June 4, 2018
$29.95 DVD, $34.95 Blu-ray;
Direct from its 96% Rotten Tomatoes huzzahs (and you’d have to be a real prune not to take to it), Alexandra Dean’s Bombshell: The Hedy Lamarr Story deftly walks the dividing line between chronicling the actress/raving beauty’s screen career and — now much more notably — the scientific achievements for which she’ll ultimately be remembered.
A little chilly on screen for my taste — though an excerpted clip here seems to bear out memories of her being better than respectable in King Vidor’s H.M. Pulham, Esq. — Vienna-born Lamarr was initially best known for the once scandalous Czech film Ecstasy from 1933 (in which she frolicked naked and even simulated an orgasm) and for being Charles Boyer’s co-star mannequin in 1938’s Algiers (say, why don’t there seem to be an even average print of this, anywhere?). But post-breakthrough, even her most her more indelible landmarks were parody-bait. There was, of course, the top-billed role as Cecil B. DeMille’s Delilah opposite Victor Mature’s Samson in Lamarr’s one certified box-office blockbuster other than maybe MGM’s Boom Town — though it inspired Groucho Marx’s famous crack that he’d never go to a movie where the actor had bigger breasts than the actress. And there was her “I Am … Tondelayo” introductory hello in MGM’s camp-fest White Cargo ( there’s a TV clip here of Lucille Ball sending it up).
No wonder, then, that Lamarr took her real enjoyment from scientific “tinkering” that ended up reaping prodigiously significant rewards (but belatedly — and not to her), offering a lot more satisfaction than a patronizing “know-your-place, honey” Hollywood and, to be sure, six husbands. The successful conversation-stopper of her experiments, intended for World War II usage, is the patent she and composer/lab partner George Antheil got for the technology — inspired by what a player-piano does — meant to prevent jammed frequencies from imperiling the trajectory of Allied torpedoes. The military sat on it, later utilized it as standard practice after the patent may or may not have expired, and she never got a cent when, late in life, she needed a lot of them. Not exactly incidentally, this is also the technology that later led to Wifi and Bluetooth. So when I’m out on my deck and under BOSE wireless headphones listening to Bill Evans play Polka Dots and Moonbeams, I should say, “Thank you, Hedy.”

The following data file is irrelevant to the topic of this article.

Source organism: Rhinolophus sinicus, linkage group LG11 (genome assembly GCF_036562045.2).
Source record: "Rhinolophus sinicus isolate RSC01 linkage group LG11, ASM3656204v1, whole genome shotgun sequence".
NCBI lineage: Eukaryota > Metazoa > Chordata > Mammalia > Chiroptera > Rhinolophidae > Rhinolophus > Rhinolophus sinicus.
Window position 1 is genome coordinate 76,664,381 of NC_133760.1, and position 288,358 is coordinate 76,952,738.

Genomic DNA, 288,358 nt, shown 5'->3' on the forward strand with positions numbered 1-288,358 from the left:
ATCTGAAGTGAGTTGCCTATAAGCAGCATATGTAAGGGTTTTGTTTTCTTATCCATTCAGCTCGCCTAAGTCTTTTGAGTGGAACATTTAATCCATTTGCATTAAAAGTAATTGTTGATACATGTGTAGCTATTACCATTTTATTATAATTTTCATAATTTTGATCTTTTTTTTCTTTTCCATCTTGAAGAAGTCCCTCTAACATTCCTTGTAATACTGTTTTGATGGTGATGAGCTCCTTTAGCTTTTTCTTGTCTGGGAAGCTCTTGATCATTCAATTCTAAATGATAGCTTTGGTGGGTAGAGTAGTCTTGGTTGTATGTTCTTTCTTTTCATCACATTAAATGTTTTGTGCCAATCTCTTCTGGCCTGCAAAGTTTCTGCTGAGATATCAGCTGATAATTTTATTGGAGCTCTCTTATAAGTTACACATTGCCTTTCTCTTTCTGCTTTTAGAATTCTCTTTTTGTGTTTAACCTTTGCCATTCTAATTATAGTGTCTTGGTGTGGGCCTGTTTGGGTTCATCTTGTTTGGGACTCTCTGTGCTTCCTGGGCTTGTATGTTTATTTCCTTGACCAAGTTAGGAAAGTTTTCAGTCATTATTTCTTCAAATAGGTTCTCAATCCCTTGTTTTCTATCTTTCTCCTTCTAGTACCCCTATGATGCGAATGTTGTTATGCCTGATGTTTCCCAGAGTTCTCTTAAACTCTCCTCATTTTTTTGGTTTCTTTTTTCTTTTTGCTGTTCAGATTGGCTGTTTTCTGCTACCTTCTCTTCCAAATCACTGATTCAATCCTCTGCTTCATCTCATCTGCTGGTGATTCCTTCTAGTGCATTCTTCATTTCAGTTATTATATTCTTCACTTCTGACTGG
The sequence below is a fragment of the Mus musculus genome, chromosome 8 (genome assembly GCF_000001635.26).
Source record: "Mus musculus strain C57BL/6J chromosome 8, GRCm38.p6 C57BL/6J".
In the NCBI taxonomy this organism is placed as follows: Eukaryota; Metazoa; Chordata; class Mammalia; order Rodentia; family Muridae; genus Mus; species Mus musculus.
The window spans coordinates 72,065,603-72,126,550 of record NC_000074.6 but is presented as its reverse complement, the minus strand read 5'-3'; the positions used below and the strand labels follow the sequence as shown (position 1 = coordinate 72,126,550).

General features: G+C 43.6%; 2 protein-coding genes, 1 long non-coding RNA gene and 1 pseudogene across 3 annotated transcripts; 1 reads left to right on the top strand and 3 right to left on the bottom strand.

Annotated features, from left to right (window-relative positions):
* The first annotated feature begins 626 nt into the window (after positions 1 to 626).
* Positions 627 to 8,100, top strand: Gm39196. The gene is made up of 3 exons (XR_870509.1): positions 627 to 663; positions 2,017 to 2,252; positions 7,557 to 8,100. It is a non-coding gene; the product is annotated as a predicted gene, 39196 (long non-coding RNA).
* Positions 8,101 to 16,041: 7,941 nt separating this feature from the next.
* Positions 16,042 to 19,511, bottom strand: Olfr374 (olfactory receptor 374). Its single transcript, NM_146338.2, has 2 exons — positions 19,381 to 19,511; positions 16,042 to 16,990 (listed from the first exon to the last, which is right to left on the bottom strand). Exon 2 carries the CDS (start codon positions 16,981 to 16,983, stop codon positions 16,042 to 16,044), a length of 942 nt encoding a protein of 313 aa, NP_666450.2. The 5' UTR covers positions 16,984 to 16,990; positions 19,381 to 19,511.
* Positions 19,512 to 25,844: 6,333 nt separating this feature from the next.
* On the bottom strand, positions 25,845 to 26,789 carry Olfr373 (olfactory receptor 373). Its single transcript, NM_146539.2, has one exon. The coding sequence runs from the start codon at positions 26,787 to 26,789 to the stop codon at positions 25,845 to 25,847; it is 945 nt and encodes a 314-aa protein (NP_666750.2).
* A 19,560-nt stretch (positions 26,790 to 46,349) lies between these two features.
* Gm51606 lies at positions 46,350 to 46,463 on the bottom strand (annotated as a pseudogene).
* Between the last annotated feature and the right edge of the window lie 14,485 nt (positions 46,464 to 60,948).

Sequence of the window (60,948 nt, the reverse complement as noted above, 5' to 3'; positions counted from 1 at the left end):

Accessibility may not be everything, but it comes mighty close to being so in a doc biopic. To this end, filmmaker Dean has Lamarr’s three children (including one who was treated shabbily, though he seems philosophical about it); her biographer Richard Rhodes (whose Pulitzer merely came from writing The Making of the Atomic Bomb); the universally revered film historian/academic Jeanine Basinger; the late Robert Osborne, in what is said to have been his last interview; and even Mel Brooks, who got sued by the actress (who seems to have had a strong litigious streak) for naming Harvey Korman’s character in Blazing Saddles “Hedley Lamarr.”
There’s no shortage of movie clips here, though missing is anything from swan song The Female Animal (1958), in which she plays, of all possibilities, Jane Powell’s mother (the movie is quite the curio because it’s Powell’s final movie as well). Surprisingly, there was a 15-year age differential between them, but this still wouldn’t have made Lamarr feel too great or secure — for as much as she disliked the industry’s all-too-common treatment of her, she did seem to have a taste for glamour. Though she did live long enough (to 2000, though barely) to experience the early innings of scientific recognition, she felt the money squeeze due to lack of income that failed to materialize from any source. Glamour may have been kind of a last grasp.
There were a couple shoplifting busts, though these likely stemmed from the unstable behavior that nearly every celebrity displayed when their attending physician was Max (Dr. Feelgood) Jacobson of amphetamine notoriety. (As in: “Gee, doc, your miracle vitamin shots are really giving me that same fountain-of-youth feel that they gave Eddie Fisher.”) There were also needless nips, tucks, lifts or whatever specialists of all capabilities do that bring to mind those awful tabloid front pages you see in grocery store lines devoted to botched plastic surgeries. The last is apparently what kept Lamarr from basking in tribute to her scientific work at a ceremony that at least had one of her sons acting as a stand-in — though there’s a surprising amount of home movie footage where she allowed herself to get within the camera’s eye. In audiotaped interviews, though (and there are quite a few here), she comes off has warm, polite, intelligent and sincere in the give-and-take.
At least there was a happy ending — at least in terms of justice and posterity, if not personal payoff. Though the comparison ends quickly when it comes to nourishing feedback, Lamarr was like Ronald Reagan in that she had one of the more interesting lives of the 20th century. When Criterion brought out Ingrid Bergman: In Her Own Words in 2016, I remember thinking that it was a going to be a long time before anyone gave that one a run for its money as a revelatory actress portrait. Overall, I prefer that doc, but Dean gives it a run for the money.